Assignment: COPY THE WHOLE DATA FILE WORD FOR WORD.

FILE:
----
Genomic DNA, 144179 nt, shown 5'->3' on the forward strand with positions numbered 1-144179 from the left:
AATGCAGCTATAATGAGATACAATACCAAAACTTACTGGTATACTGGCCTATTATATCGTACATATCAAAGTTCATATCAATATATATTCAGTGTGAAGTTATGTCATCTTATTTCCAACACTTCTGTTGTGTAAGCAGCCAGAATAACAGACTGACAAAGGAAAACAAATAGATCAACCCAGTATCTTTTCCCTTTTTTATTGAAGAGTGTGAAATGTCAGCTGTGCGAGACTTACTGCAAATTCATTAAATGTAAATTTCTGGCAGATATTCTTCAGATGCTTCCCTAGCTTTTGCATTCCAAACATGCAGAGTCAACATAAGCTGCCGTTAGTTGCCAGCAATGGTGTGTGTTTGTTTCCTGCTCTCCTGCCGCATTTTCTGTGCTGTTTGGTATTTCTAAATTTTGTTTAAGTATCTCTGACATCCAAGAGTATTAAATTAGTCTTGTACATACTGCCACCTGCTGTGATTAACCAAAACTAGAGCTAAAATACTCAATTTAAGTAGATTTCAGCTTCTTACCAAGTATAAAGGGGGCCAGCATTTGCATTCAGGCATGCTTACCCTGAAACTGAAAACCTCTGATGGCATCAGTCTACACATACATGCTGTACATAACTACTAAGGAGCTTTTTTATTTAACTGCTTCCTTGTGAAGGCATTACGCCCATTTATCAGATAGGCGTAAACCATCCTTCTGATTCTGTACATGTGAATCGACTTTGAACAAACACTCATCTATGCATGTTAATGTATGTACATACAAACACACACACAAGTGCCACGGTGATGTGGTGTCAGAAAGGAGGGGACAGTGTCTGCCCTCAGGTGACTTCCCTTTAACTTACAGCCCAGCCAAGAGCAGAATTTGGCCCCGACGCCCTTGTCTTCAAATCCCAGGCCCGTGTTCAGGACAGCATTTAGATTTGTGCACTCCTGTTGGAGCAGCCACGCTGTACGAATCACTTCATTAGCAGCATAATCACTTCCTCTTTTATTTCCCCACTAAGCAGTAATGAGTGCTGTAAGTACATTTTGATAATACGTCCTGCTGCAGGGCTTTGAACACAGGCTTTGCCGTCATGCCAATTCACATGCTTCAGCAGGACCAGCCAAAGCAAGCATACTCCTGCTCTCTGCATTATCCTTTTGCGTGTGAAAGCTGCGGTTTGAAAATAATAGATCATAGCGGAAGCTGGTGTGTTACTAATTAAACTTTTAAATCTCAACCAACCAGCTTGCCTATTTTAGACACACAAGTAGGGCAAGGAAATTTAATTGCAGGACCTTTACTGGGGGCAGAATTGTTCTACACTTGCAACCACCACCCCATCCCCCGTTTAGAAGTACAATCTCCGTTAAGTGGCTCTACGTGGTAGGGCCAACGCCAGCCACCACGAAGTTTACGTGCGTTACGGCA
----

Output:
Genomic DNA, 144179 nt, shown 5'->3' on the forward strand with positions numbered 1-144179 from the left:
AATGCAGCTATAATGAGATACAATACCAAAACTTACTGGTATACTGGCCTATTATATCGTACATATCAAAGTTCATATCAATATATATTCAGTGTGAAGTTATGTCATCTTATTTCCAACACTTCTGTTGTGTAAGCAGCCAGAATAACAGACTGACAAAGGAAAACAAATAGATCAACCCAGTATCTTTTCCCTTTTTTATTGAAGAGTGTGAAATGTCAGCTGTGCGAGACTTACTGCAAATTCATTAAATGTAAATTTCTGGCAGATATTCTTCAGATGCTTCCCTAGCTTTTGCATTCCAAACATGCAGAGTCAACATAAGCTGCCGTTAGTTGCCAGCAATGGTGTGTGTTTGTTTCCTGCTCTCCTGCCGCATTTTCTGTGCTGTTTGGTATTTCTAAATTTTGTTTAAGTATCTCTGACATCCAAGAGTATTAAATTAGTCTTGTACATACTGCCACCTGCTGTGATTAACCAAAACTAGAGCTAAAATACTCAATTTAAGTAGATTTCAGCTTCTTACCAAGTATAAAGGGGGCCAGCATTTGCATTCAGGCATGCTTACCCTGAAACTGAAAACCTCTGATGGCATCAGTCTACACATACATGCTGTACATAACTACTAAGGAGCTTTTTTATTTAACTGCTTCCTTGTGAAGGCATTACGCCCATTTATCAGATAGGCGTAAACCATCCTTCTGATTCTGTACATGTGAATCGACTTTGAACAAACACTCATCTATGCATGTTAATGTATGTACATACAAACACACACACAAGTGCCACGGTGATGTGGTGTCAGAAAGGAGGGGACAGTGTCTGCCCTCAGGTGACTTCCCTTTAACTTACAGCCCAGCCAAGAGCAGAATTTGGCCCCGACGCCCTTGTCTTCAAATCCCAGGCCCGTGTTCAGGACAGCATTTAGATTTGTGCACTCCTGTTGGAGCAGCCACGCTGTACGAATCACTTCATTAGCAGCATAATCACTTCCTCTTTTATTTCCCCACTAAGCAGTAATGAGTGCTGTAAGTACATTTTGATAATACGTCCTGCTGCAGGGCTTTGAACACAGGCTTTGCCGTCATGCCAATTCACATGCTTCAGCAGGACCAGCCAAAGCAAGCATACTCCTGCTCTCTGCATTATCCTTTTGCGTGTGAAAGCTGCGGTTTGAAAATAATAGATCATAGCGGAAGCTGGTGTGTTACTAATTAAACTTTTAAATCTCAACCAACCAGCTTGCCTATTTTAGACACACAAGTAGGGCAAGGAAATTTAATTGCAGGACCTTTACTGGGGGCAGAATTGTTCTACACTTGCAACCACCACCCCATCCCCCGTTTAGAAGTACAATCTCCGTTAAGTGGCTCTACGTGGTAGGGCCAACGCCAGCCACCACGAAGTTTACGTGCGTTACGGCA